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WASHINGTON – Recent election results in Catalonia, a rich region of Spain, are showing the rise of a new global phenomenon for self-determination – along with a frustration at the massive debt levels governments are accruing.
Catalonia, a semi-autonomous region in the northeast part of Spain, on Nov. 26 voted overwhelmingly for four different pro-secessionist parties that want to hold a referendum on independence from Spain.
The election results, though hardly a massive shock to the establishment in Madrid, are nonetheless a worry to a country that is in desperate need of economic recovery.
Spain’s economy, considered one of the worst in Europe, is lagging under a massive burden of debt and faces enormous social, anti-austerity pressure that is pushing the country toward revolution.
Already, riots, strikes and protests are a part of everyday life.
With Catalonia being one of the wealthiest regions of Spain, it has still been one of the regions hit hardest by the collapsing Spanish economy. With record high unemployment and the growth of burdensome debt, many Catalans are seeing no other alternative than to break away from Madrid’s rule to govern their own affairs and protect their traditional, non-Spanish identity.
Because the pro-secessionist majority is split into multiple parties, getting all components together in a coalition government still remains a huge question mark. Nonetheless, this emerges amid a Europe faltering economically, stagnating politically and boiling for potential revolution in spots.
This new victory of pro-separatist sentiment comes at time when throughout some of the major nations of the world, and being spurred on by a massive trend of centralization of political power and faltering economies, new separatist movements are seeking to create new nations.
In Flanders, the Dutch speaking region of Belgium, the current trends are favoring a Flemish separation from Belgium, where the New Flemish Alliance (NVA) and Vlaams Belang, both Flemish secessionist parties hold a significant portion of seats in both the Flemish and Belgian parliaments.
In northern Italy, the conservative party Lega Nord advocates the creation of a new nation called “Padania” and is demonstrating an increasing amount of power and electoral success.
Additionally in Scotland, there has been a massive rise in the Scottish National Party, which now controls a majority of seats in the Scottish Parliament and has promised a referendum on Scottish independence by 2014.
And closer to home, the Catalonia electoral results also come on the eve of a new pro-secessionist fervor in the United States.
Only one week after the re-election of Barack Obama there started appearing signs of a massive new wave of pro-secessionist petitions for all 50 states on the White House’s website, with Alabama, Florida, Georgia, Louisiana, North Carolina, Tennessee and Texas receiving enough signatures to force a White House response.
Though not always in complete harmony, there are common threads between these varying separatist movements. That is economics, where rich regions are attempting to resist redistributive policies from what they see as a burdensome central power. This would be the case in Flanders, Northern Italy and Catalonia.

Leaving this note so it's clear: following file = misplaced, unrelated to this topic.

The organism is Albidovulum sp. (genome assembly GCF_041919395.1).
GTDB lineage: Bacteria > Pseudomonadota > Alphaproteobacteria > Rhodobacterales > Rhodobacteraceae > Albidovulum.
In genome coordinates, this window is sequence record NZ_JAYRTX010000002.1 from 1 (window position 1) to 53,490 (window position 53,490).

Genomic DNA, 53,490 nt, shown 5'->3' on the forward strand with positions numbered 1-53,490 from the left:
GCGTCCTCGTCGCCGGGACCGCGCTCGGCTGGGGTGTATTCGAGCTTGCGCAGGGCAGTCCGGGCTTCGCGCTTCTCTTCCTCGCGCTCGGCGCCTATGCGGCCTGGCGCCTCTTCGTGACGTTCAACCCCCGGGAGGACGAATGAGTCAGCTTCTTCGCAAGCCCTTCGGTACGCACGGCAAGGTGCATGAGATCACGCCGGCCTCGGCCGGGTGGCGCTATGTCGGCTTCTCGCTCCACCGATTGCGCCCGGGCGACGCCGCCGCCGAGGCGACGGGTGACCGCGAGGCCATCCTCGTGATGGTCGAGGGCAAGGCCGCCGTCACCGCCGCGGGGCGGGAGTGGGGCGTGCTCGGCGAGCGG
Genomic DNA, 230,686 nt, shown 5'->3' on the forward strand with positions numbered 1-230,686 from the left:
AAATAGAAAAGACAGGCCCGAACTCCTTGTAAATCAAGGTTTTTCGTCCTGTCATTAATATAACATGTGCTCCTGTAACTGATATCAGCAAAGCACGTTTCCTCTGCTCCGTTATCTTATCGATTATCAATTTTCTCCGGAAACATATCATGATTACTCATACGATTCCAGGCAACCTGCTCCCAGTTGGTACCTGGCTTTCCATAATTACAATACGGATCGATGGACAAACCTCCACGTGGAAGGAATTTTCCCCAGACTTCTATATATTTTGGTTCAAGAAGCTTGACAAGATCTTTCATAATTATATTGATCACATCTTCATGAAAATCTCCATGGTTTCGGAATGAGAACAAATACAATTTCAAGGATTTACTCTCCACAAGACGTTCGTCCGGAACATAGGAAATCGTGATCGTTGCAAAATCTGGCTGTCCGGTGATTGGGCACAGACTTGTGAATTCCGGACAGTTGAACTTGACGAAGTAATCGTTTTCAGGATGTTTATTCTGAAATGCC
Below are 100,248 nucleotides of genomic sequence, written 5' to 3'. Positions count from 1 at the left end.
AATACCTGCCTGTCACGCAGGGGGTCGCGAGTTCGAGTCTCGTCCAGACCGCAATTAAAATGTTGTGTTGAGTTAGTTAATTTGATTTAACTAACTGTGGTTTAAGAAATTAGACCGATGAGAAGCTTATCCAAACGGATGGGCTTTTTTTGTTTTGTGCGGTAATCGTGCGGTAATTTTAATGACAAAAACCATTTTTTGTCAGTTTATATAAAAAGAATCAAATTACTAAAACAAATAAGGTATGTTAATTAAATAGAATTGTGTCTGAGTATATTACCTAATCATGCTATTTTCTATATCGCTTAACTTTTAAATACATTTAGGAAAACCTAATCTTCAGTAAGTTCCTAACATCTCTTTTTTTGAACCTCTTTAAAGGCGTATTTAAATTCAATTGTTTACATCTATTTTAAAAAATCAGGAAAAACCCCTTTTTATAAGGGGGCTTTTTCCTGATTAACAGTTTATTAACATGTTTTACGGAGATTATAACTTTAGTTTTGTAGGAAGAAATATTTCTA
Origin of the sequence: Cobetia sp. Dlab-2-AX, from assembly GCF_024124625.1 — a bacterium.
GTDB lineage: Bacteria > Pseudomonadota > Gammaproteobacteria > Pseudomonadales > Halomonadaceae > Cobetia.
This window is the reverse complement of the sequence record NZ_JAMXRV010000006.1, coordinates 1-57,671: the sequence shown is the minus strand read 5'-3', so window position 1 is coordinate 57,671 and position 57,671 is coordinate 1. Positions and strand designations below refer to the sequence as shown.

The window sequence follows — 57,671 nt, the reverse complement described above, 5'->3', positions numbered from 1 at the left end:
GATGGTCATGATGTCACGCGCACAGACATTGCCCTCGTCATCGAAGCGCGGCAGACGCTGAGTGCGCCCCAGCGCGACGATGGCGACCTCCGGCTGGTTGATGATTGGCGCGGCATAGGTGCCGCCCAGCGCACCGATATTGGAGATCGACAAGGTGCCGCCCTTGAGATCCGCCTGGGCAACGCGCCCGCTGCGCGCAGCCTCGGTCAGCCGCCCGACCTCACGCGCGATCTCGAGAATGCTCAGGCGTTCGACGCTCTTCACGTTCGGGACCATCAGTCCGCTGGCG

In many other growing cases, it is because of a lack of political representation or perceived political oppression, such as the case in Scotland, Quebec and in the southern United States.
The modern nation state “is out of touch with the local realities of life” according to Dr. Michael Hill, the president of the League of the South, a Southern nationalist organization, who was inclined to comment to WND in regards to the Catalan election results.
From a southern nationalist perspective, Hill described the election results as a “good thing to have this happen.” Adding that in regards to 50 state petitions that recently emerged, that many Americans are “breaking a psychological barrier.”
Similar to the European cases, many Americans are growing increasingly hostile toward what they perceive as their government’s reckless and irresponsible behavior in regards to spending. At $16 trillion deficit and growing, with rising unemployment, economic recession persisting and a government increasingly divided, many Americans are no longer expressing a difference of opinion, but rather an expression of rage.
Additionally, in a similar case, the euro crisis has spawned the rise of new, patriotic, anti-EU parties, the strongest of which is the United Kingdom Independence Party, which advocates the UK’s complete withdrawal from the European Union.
Marta Andreasen, a MEP for the South East of England of UKIP, told WND that this recent development, though “Not comparable to the EU…” is nonetheless an example of the growing separatist sentiment throughout the world, where rich regions are breaking away from central authorities that are attempting to redistribute wealth to poorer regions, such as in Belgium with Flanders and in Northern Italy’s growing hostility to the poorer southern regions.
Andreasen does note however, that the reason this situation with Catalonia is not comparable to the EU, is because “Catalonia belongs to a real state…The EU is simply a structure, not a state.”
These separatist movements are, according to Hill, “Indicative that we are entering a new phase” in the political and social history of the 21st century. He then said that these separatist movements are “on the cutting edge of the revolutionary trend of the 21st century.”
The world is already showing rapid political changes. In Greece, for example, the debut of the nationalist party Golden Dawn in parliament for the first time stunned observers.
If the governments of the West cannot contain the crisis, the tide may start to turn to more active reactionary and separatist groups that could start changing the borders of some very prominent nations.